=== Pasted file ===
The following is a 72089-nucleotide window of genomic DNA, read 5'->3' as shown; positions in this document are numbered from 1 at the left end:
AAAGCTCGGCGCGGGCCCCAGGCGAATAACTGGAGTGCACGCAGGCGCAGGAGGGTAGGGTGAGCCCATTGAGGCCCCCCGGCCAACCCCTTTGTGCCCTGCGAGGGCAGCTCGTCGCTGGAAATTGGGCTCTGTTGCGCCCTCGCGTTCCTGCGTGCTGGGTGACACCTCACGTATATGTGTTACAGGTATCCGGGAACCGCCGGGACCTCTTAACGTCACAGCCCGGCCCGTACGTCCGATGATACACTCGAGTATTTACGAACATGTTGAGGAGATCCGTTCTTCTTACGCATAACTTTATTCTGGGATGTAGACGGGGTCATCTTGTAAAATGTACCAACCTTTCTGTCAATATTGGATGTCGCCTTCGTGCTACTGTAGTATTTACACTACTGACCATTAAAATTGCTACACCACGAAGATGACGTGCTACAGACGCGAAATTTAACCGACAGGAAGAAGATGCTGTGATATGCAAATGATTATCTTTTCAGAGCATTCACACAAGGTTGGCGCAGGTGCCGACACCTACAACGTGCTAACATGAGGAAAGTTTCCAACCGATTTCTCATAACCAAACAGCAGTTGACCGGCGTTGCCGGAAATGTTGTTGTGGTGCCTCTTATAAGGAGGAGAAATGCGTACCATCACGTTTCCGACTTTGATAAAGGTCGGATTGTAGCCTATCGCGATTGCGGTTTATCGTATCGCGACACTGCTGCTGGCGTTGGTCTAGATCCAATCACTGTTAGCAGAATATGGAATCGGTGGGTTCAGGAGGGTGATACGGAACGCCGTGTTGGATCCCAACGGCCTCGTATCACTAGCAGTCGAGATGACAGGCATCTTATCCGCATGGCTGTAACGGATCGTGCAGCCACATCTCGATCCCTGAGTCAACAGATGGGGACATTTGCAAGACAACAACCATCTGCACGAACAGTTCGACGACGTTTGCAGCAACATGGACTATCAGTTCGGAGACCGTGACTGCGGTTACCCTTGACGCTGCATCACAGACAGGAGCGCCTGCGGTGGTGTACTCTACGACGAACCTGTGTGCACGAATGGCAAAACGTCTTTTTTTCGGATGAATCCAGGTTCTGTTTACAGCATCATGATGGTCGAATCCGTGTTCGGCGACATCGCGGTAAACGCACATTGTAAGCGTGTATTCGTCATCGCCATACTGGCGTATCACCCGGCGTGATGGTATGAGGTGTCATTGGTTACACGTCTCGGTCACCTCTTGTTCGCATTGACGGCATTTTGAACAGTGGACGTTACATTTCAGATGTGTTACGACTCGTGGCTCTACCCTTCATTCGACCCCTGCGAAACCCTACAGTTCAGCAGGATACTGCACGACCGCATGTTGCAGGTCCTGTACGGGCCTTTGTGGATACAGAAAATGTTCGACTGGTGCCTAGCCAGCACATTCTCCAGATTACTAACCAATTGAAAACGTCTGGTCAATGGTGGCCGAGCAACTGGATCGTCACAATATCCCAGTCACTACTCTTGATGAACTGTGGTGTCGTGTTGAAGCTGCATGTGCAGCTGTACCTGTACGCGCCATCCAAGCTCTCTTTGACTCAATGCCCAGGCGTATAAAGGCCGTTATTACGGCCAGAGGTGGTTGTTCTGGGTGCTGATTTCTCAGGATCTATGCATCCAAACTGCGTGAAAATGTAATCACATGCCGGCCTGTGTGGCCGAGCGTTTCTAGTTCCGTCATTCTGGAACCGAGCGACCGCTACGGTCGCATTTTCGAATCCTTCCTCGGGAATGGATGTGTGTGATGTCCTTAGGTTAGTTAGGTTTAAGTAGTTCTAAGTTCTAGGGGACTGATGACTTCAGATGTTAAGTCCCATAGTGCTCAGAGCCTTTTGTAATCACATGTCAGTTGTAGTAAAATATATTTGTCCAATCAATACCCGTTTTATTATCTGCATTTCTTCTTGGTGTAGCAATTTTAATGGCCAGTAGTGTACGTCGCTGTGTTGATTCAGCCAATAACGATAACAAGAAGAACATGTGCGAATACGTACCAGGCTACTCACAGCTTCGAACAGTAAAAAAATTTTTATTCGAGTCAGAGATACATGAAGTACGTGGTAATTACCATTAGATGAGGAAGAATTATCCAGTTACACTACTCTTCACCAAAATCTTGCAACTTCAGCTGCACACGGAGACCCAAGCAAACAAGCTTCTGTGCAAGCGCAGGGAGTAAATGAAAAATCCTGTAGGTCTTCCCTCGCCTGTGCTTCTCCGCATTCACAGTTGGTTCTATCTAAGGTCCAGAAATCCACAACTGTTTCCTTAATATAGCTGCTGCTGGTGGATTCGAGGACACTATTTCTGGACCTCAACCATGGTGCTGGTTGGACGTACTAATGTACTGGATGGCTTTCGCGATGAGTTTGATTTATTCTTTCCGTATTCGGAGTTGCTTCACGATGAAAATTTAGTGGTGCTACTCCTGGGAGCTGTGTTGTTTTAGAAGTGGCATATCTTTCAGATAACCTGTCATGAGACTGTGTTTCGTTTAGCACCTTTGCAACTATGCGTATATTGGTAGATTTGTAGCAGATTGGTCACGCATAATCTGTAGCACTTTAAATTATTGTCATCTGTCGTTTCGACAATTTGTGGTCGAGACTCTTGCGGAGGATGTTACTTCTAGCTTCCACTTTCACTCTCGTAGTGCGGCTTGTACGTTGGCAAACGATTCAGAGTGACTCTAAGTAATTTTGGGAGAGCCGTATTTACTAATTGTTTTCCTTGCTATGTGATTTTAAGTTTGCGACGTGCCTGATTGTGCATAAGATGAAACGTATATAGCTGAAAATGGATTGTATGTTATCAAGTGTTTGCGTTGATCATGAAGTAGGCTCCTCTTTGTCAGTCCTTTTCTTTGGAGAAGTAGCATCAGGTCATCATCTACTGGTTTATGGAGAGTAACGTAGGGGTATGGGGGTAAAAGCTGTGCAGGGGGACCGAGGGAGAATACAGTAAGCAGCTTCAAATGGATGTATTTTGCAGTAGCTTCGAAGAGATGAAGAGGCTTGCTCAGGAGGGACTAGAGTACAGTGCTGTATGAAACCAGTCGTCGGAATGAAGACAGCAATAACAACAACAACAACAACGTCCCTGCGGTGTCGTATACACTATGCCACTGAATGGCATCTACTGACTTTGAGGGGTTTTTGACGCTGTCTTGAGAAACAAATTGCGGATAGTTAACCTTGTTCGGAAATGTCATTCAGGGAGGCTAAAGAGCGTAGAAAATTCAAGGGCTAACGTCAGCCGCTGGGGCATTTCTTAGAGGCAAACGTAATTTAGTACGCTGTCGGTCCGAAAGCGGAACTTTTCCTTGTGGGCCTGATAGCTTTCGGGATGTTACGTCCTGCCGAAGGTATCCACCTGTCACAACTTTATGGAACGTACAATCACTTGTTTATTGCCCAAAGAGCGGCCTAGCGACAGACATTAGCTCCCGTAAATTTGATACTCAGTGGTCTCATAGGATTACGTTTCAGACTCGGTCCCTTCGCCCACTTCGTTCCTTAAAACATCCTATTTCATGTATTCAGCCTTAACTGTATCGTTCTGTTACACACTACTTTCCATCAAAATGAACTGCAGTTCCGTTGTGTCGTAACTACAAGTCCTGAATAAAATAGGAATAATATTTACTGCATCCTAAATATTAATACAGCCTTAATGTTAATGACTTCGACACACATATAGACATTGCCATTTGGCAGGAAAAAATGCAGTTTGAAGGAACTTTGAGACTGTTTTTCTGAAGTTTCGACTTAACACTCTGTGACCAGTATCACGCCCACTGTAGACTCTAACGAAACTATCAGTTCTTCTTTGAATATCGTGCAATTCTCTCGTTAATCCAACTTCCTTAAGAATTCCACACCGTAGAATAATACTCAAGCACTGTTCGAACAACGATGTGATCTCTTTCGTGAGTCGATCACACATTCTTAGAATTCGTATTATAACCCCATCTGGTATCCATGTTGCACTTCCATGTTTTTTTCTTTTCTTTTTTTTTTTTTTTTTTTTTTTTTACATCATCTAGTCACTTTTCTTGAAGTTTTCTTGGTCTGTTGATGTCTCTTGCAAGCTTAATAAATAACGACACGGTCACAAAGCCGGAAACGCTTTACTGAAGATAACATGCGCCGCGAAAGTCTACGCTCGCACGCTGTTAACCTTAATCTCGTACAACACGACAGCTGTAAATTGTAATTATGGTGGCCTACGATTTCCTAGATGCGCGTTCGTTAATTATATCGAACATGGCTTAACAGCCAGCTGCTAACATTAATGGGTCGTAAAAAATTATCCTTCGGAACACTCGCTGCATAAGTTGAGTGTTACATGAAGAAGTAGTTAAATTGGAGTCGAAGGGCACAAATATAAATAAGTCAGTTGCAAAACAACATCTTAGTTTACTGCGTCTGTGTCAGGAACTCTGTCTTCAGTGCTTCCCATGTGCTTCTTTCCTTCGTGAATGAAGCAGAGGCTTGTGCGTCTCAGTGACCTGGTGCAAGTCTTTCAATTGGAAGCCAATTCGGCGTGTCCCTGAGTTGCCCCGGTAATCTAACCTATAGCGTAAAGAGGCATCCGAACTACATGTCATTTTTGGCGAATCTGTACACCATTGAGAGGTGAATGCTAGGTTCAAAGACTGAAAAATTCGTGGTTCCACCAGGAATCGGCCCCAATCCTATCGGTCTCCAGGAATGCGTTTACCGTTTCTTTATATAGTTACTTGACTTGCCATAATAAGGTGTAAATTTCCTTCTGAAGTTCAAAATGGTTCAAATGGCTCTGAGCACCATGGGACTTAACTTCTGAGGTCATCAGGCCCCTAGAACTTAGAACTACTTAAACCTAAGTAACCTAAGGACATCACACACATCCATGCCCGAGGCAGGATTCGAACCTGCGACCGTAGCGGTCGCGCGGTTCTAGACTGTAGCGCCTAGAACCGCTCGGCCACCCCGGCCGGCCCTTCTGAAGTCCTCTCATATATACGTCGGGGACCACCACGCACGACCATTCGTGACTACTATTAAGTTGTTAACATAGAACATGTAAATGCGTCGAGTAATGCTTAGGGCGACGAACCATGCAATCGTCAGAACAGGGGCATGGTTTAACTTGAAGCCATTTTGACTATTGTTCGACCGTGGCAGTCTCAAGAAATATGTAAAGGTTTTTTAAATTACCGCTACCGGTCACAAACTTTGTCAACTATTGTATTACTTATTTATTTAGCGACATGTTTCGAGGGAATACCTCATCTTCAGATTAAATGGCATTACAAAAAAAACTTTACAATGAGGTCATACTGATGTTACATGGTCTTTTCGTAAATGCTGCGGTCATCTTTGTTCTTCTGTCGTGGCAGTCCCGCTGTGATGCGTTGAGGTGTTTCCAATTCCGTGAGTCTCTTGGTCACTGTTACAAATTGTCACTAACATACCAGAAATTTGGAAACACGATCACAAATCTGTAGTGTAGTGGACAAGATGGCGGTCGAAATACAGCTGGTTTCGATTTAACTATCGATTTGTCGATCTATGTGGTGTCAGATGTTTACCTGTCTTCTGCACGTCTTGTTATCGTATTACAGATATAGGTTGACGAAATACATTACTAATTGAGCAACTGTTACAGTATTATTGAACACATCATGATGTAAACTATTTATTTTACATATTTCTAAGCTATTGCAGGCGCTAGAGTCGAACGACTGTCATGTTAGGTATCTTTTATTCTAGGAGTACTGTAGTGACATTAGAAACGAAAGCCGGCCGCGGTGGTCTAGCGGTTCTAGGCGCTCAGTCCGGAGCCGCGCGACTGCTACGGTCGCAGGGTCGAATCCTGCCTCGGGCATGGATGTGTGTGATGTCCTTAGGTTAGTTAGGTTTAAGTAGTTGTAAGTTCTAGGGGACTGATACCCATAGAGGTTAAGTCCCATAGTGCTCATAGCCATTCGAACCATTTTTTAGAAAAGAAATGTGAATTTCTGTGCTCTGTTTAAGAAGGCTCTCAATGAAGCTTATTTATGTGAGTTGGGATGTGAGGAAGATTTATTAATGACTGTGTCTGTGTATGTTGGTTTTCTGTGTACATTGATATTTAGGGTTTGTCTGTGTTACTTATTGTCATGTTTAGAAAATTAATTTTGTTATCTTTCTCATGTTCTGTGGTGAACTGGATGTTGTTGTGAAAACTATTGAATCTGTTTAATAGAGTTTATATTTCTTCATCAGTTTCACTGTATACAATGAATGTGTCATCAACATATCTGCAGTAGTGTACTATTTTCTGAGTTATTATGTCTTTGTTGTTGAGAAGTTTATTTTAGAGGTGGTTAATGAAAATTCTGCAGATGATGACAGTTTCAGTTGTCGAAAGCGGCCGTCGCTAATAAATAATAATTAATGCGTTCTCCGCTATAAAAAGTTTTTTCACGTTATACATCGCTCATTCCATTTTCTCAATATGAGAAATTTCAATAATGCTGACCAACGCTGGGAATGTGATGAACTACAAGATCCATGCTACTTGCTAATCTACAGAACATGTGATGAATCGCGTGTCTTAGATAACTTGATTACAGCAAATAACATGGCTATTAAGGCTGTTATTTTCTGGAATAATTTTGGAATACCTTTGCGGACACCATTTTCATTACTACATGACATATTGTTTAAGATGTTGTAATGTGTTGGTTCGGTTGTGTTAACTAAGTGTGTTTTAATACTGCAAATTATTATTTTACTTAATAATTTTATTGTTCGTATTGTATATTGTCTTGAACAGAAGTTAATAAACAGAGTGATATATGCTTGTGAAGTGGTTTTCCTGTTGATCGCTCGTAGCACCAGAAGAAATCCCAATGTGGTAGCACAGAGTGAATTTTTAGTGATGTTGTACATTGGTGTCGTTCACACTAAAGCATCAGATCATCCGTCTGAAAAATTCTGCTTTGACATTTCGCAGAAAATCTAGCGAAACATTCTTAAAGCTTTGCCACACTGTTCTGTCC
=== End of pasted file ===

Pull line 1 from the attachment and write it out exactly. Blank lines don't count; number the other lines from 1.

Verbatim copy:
The following is a 72089-nucleotide window of genomic DNA, read 5'->3' as shown; positions in this document are numbered from 1 at the left end: